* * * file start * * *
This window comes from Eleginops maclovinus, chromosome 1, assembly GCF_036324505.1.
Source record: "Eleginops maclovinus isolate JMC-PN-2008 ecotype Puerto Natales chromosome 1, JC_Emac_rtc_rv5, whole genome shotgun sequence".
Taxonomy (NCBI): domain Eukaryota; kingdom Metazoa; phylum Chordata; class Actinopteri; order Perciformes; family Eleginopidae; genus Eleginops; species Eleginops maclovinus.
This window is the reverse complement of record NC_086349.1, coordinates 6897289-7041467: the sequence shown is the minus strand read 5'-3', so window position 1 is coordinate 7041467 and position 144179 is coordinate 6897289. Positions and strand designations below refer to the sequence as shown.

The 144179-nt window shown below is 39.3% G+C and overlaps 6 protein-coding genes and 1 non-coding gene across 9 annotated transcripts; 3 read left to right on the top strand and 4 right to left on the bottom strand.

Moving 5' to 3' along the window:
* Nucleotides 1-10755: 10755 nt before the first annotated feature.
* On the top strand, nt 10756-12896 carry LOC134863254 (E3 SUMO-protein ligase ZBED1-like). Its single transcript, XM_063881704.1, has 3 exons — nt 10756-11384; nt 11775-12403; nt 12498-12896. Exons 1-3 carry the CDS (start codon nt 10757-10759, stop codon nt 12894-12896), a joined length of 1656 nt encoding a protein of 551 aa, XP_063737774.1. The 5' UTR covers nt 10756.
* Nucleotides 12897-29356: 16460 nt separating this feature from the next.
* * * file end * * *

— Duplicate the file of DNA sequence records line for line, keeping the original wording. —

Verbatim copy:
This window comes from Eleginops maclovinus, chromosome 1, assembly GCF_036324505.1.
Source record: "Eleginops maclovinus isolate JMC-PN-2008 ecotype Puerto Natales chromosome 1, JC_Emac_rtc_rv5, whole genome shotgun sequence".
Taxonomy (NCBI): domain Eukaryota; kingdom Metazoa; phylum Chordata; class Actinopteri; order Perciformes; family Eleginopidae; genus Eleginops; species Eleginops maclovinus.
This window is the reverse complement of record NC_086349.1, coordinates 6897289-7041467: the sequence shown is the minus strand read 5'-3', so window position 1 is coordinate 7041467 and position 144179 is coordinate 6897289. Positions and strand designations below refer to the sequence as shown.

The 144179-nt window shown below is 39.3% G+C and overlaps 6 protein-coding genes and 1 non-coding gene across 9 annotated transcripts; 3 read left to right on the top strand and 4 right to left on the bottom strand.

Moving 5' to 3' along the window:
* Nucleotides 1-10755: 10755 nt before the first annotated feature.
* On the top strand, nt 10756-12896 carry LOC134863254 (E3 SUMO-protein ligase ZBED1-like). Its single transcript, XM_063881704.1, has 3 exons — nt 10756-11384; nt 11775-12403; nt 12498-12896. Exons 1-3 carry the CDS (start codon nt 10757-10759, stop codon nt 12894-12896), a joined length of 1656 nt encoding a protein of 551 aa, XP_063737774.1. The 5' UTR covers nt 10756.
* Nucleotides 12897-29356: 16460 nt separating this feature from the next.